This bodywork may involve passive or active client participation and at times may include Somatic NLP, a dialog process used to better resource unwanted behavioral patterns and for emotional healing. Students who are certified in at least 30 hrs of DFR™ courses are free to use the terminology Dynamic Fascial Response™ to describe their work after they have exhibited proficiency through demonstration or video.
Many clients seek massage for various reasons, however, the most common client seeks bodywork to heal acute ailments in specific areas of their body. Whether it be due to emotional trauma, postural patterns or physical injury, DFR™ calls these specific areas “wrapped points”.
Wrapped points are points of tightly wrapped and trapped postural, physical or emotional trauma caused by an event, accident, overuse, hereditary traits, repetitive movement, physical or emotional stress. In these points you would find built up layers of fascia in a fixed, restricted pattern with a lack of blood supply, hydration and oxygen.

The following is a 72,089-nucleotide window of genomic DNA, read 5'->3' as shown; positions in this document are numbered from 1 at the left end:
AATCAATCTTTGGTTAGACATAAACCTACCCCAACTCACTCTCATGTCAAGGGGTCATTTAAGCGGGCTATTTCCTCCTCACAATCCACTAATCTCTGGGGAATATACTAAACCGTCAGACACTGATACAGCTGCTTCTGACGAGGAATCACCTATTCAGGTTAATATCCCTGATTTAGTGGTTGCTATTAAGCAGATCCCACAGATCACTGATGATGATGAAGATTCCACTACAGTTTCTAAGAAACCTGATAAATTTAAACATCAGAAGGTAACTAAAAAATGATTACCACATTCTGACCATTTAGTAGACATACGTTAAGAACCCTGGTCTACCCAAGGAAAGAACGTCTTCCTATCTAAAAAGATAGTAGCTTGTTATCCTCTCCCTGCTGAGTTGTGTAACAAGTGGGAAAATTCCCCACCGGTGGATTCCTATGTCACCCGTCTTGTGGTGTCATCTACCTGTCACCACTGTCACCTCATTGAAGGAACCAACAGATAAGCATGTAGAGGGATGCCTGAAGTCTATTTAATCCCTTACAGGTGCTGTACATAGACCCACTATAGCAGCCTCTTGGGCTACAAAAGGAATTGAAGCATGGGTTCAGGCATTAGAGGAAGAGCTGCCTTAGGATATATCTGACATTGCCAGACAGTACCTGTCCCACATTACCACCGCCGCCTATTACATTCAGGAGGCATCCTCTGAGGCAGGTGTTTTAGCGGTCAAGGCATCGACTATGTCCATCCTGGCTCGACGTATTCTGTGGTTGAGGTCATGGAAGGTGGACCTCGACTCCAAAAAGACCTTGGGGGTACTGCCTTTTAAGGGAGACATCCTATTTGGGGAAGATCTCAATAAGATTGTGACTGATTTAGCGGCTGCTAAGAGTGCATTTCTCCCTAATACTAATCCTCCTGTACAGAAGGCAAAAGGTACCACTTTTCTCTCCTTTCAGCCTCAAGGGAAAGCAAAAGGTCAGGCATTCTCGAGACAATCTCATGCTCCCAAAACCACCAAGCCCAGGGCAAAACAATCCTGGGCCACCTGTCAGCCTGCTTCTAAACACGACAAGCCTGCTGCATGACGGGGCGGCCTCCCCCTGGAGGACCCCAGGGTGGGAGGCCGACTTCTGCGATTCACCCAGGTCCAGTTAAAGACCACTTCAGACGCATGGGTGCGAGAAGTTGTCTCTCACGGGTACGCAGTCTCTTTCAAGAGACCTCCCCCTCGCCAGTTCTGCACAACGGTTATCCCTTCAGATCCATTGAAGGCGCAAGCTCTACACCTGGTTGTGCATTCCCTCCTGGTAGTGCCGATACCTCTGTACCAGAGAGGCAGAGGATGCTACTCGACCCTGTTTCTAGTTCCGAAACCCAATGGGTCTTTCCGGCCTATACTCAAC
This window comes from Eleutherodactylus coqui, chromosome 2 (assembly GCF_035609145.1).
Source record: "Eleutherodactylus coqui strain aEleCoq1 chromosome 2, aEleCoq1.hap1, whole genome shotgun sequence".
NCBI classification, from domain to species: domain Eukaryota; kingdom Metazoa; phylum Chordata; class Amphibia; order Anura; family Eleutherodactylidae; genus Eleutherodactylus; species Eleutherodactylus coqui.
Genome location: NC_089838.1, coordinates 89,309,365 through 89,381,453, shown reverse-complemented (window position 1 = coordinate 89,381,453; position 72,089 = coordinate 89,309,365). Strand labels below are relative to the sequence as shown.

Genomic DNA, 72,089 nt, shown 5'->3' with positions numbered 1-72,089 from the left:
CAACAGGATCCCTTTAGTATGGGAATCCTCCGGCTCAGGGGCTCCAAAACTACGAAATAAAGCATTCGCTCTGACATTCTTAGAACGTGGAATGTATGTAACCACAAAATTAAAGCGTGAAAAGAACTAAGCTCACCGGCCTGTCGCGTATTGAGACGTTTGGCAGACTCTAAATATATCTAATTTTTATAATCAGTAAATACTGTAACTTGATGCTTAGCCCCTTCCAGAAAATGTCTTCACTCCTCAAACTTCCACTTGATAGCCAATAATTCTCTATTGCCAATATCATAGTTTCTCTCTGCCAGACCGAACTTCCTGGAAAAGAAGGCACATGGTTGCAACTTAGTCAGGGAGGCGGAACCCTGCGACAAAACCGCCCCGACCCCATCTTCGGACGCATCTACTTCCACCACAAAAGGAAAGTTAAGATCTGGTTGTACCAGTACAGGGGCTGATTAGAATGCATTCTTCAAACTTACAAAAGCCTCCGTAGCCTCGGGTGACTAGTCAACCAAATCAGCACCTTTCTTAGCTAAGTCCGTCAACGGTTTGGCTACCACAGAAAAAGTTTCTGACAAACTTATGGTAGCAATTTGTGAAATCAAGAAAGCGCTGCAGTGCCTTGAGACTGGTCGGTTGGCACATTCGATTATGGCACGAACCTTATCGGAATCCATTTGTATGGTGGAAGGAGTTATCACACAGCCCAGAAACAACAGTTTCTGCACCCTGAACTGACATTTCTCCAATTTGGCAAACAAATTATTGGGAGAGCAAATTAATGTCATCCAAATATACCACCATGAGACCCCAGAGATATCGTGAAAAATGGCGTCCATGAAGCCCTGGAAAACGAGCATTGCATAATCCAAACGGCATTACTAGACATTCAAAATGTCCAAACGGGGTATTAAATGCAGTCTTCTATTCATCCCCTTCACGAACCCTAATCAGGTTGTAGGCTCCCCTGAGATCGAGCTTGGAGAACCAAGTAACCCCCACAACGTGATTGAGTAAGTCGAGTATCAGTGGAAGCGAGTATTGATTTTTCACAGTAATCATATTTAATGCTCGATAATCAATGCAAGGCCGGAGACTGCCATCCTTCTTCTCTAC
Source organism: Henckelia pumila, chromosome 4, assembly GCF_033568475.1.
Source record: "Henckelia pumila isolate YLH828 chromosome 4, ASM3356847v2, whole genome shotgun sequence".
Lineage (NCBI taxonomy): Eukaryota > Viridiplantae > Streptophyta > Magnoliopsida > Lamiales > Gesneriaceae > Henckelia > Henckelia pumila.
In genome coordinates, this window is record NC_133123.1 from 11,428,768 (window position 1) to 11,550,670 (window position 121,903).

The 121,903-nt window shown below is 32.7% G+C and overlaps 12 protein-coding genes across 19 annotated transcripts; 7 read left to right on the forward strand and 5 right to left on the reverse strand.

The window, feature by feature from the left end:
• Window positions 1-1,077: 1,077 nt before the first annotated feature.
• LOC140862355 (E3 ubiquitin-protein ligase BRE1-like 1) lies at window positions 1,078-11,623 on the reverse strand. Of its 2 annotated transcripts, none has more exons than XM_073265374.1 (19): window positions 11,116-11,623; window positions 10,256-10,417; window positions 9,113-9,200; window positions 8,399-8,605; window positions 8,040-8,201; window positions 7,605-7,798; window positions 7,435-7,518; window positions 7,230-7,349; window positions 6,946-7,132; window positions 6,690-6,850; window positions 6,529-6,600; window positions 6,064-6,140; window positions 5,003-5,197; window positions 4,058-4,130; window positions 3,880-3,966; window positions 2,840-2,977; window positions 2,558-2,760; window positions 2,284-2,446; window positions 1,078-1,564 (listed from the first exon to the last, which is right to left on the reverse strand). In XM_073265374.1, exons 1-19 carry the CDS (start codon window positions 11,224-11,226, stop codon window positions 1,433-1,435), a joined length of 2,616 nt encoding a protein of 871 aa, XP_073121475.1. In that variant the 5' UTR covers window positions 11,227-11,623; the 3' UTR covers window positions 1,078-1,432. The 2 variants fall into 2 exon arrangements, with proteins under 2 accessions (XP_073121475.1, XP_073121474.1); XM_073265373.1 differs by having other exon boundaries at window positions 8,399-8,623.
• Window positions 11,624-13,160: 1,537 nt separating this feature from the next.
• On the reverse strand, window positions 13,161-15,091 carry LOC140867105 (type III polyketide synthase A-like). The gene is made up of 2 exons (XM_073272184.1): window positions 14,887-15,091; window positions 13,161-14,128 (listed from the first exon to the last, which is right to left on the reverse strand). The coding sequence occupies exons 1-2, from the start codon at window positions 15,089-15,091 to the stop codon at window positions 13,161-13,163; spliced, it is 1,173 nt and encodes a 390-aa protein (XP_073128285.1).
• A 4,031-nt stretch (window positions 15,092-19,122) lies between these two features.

Fascia is healthy when hydrated and fractal, not dry and fixed.
Wrapped points result in a holding pattern that involves and incorporates the fascia of the direct area, surrounding area and in many cases, like that of the jaw and pelvic floor or hip and foot, can run a holding pattern throughout large portions of even the entire body.
There are also times when, through your visual assessment and intuition, it is obvious that room is needed elsewhere first before engaging in direct dialog with the wrapped point. First, there needs to be a neutral or released space created in order to accommodate for the change to take place for the wrapped point. This method called “accommodating or, to accommodate” can also be used to start a session.